Ophthalmic Surgery, Lasers and Imaging Retina

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Case Report 

Central Retinal Vein Occlusion After Intense Exercise: Response to Intravitreal Bevacizumab

David J. Jacobs, MD; Faisel Ahmad, MD; Avinash Pathengay, FRCS; Harry W. Flynn Jr, MD

Abstract

A 40-year-old male athlete developed a central retinal vein occlusion after intense exercise and secondary dehydration. A comprehensive systemic evaluation was within the normal range. After a series of 11 intravitreal injections of bevacizumab over a 24-month period, spectral-domain optical coherence tomography showed resolution of macular edema with a 55-letter gain in visual acuity.

Abstract

A 40-year-old male athlete developed a central retinal vein occlusion after intense exercise and secondary dehydration. A comprehensive systemic evaluation was within the normal range. After a series of 11 intravitreal injections of bevacizumab over a 24-month period, spectral-domain optical coherence tomography showed resolution of macular edema with a 55-letter gain in visual acuity.

Central Retinal Vein Occlusion After Intense Exercise: Response to Intravitreal Bevacizumab

From the Department of Ophthalmology, Bascom Palmer Eye Institute, Miller School of Medicine, University of Miami, Florida.

Supported in part by Research to Prevent Blindness, Inc., New York, New York.

The authors have no financial or proprietary interests in the materials presented herein.

Address correspondence to Faisel Ahmad, MD, Bascom Palmer Eye Institute, 900 NW 17th Street, Miami, FL 33136. E-mail: faiselahmad@yahoo.com

Received: December 17, 2010
Accepted: April 26, 2011
Posted Online: June 30, 2011

Introduction

Central retinal vein occlusion (CRVO) is the second most common retinal vasculopathy. It presents as a sudden painless loss of vision with four-quadrant retinal hemorrhages and dilated, tortuous retinal veins on fundus examination. CRVO predominantly occurs in individuals older than 60 years with associated risk factors of hypertension, diabetes mellitus, and glaucoma.1 Younger individuals who develop CRVO usually have a predisposing etiology such as coagulopathy, blood dyscrasia, autoimmune vasculitis, obstructive sleep apnea, or dehydration.1,2 Although there is a decreased risk of CRVO in individuals who exercise regularly, young healthy individuals have been reported to develop CRVO after exercise.3 We present a case of a 40-year-old man with a CRVO after intense exercise that responded favorably to treatment with intravitreal bevacizumab.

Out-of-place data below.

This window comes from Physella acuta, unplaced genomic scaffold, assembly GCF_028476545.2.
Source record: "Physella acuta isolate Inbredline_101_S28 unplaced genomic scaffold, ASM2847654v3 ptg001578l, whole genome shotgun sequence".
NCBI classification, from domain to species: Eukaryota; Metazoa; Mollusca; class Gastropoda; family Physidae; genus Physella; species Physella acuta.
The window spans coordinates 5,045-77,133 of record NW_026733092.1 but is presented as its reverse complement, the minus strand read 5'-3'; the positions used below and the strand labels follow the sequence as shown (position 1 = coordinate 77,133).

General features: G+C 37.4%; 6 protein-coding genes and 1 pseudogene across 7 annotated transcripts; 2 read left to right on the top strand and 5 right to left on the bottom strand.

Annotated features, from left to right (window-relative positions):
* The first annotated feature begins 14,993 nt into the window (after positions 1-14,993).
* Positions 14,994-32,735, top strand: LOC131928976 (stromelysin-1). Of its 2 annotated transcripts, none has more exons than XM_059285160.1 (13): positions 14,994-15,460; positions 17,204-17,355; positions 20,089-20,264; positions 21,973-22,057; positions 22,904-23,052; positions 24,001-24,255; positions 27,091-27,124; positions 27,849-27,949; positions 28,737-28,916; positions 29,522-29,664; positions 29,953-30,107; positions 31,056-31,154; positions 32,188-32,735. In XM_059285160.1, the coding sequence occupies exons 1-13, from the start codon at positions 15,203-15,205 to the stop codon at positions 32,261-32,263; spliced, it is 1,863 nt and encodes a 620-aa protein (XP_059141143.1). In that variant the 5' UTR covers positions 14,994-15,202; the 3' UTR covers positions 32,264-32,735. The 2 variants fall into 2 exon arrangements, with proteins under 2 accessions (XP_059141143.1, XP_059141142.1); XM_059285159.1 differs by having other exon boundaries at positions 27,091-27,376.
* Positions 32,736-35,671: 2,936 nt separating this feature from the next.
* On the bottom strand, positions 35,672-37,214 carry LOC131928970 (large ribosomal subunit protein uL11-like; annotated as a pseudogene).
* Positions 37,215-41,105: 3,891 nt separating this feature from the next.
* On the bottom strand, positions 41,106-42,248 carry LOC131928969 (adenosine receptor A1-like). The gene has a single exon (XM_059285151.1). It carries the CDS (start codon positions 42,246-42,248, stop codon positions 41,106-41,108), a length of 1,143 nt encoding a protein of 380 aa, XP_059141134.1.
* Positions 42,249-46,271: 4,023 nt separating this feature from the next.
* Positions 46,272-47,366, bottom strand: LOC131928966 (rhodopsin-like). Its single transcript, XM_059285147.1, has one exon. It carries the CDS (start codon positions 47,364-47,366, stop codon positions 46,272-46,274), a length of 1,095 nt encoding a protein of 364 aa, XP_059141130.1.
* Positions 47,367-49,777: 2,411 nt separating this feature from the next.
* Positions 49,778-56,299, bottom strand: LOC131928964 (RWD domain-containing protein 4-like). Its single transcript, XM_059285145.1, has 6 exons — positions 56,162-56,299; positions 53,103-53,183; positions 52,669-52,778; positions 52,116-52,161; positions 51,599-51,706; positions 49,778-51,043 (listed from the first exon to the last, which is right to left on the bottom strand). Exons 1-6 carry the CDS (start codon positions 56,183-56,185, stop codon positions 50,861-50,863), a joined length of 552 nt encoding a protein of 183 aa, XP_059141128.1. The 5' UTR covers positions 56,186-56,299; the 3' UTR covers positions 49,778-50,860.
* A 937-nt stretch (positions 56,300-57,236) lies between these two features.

Case Report

A 40-year-old male athlete was referred to the retina service at Bascom Palmer Eye Institute for evaluation and management of CRVO. He had a 5-week history of vision loss of the left eye that he first noticed hours after strenuous weight lifting and aerobic exercise with dehydration. He had a medical history of migraine headaches and ocular history of radial keratotomy in both eyes in 1992.

His visual acuity on initial presentation was 20/15 in the right eye and 20/400 in the left eye. Intraocular pressures were normal at 14 mm Hg in both eyes. Anterior slit-lamp examination was normal. Fundus examination showed diffuse intraretinal hemorrhages and dilated, tortuous retinal vessels consistent with CRVO (Fig. 1). Spectral-domain optical coherence tomography confirmed cystoid macular edema with a central retinal thickness of 641 microns (Fig. 1).

Fundus photograph (A) and spectral-domain optical coherence tomography (B and C) of the left eye demonstrating initial presentation with four quadrants of retinal hemorrhage, vessel tortuosity, and macular edema.

Figure 1. Fundus photograph (A) and spectral-domain optical coherence tomography (B and C) of the left eye demonstrating initial presentation with four quadrants of retinal hemorrhage, vessel tortuosity, and macular edema.

Three weeks earlier, the patient had a thorough medical evaluation at the recommendation of his primary ophthalmologist, who had first diagnosed the CRVO. The evaluation included blood count and chemistry, hypercoaguable work-up (lipid profile, factor V Leiden, activated protein C resistance, lupus anticoagulant, protein C and S, and antithrombin III) and imaging (magnetic resonance imaging, magnetic resonance venography, and magnetic resonance angiography of head, carotid ultrasound, and transthoracic echocardiogram). All test results were normal.

Intravitreal bevacizumab 1.25 mg/.05 mL was given to the left eye. Central macular thickness decreased and visual acuity gradually improved to 20/20 after 11 injections over a 24-month period (Fig. 2). Rebound macular edema occurred at regular 6- to 8-week intervals after each intravitreal bevacizumab injection but resolved with repeat injections (Table 1). The patient has continued daily exercise but ensures adequate hydration.

Fundus photograph (A) and spectral-domain optical coherence tomgraphy (B and C) of the left eye demonstrating marked improvement of retinal hemorrhages and macular edema.

Figure 2. Fundus photograph (A) and spectral-domain optical coherence tomgraphy (B and C) of the left eye demonstrating marked improvement of retinal hemorrhages and macular edema.

Injection Schedule With VA and CMT

Table 1: Injection Schedule With VA and CMT

Discussion

Recent case series have described CRVO after exercise in young, otherwise healthy patients (Table 2). The 11 reported cases had a mean age of 36 years. The young age of these patients contrasts with a mean age of 70 years in the CRUISE trial.4 All 11 patients were otherwise healthy with systemic evaluations revealing no additional risk factors except for sickle cell trait in one male patient and a history of oral contraceptive use in one female patient. The temporal association between exercise and CRVO in these cases suggests exercise and dehydration may play a causative role. These cases contrast with the Eye Disease Case Control Study Group findings of a decreased risk of CRVO in individuals who exercise regularly.1

Current Case Reports of CRVO After Exercise in Young Patients

Table 2: Current Case Reports of CRVO After Exercise in Young Patients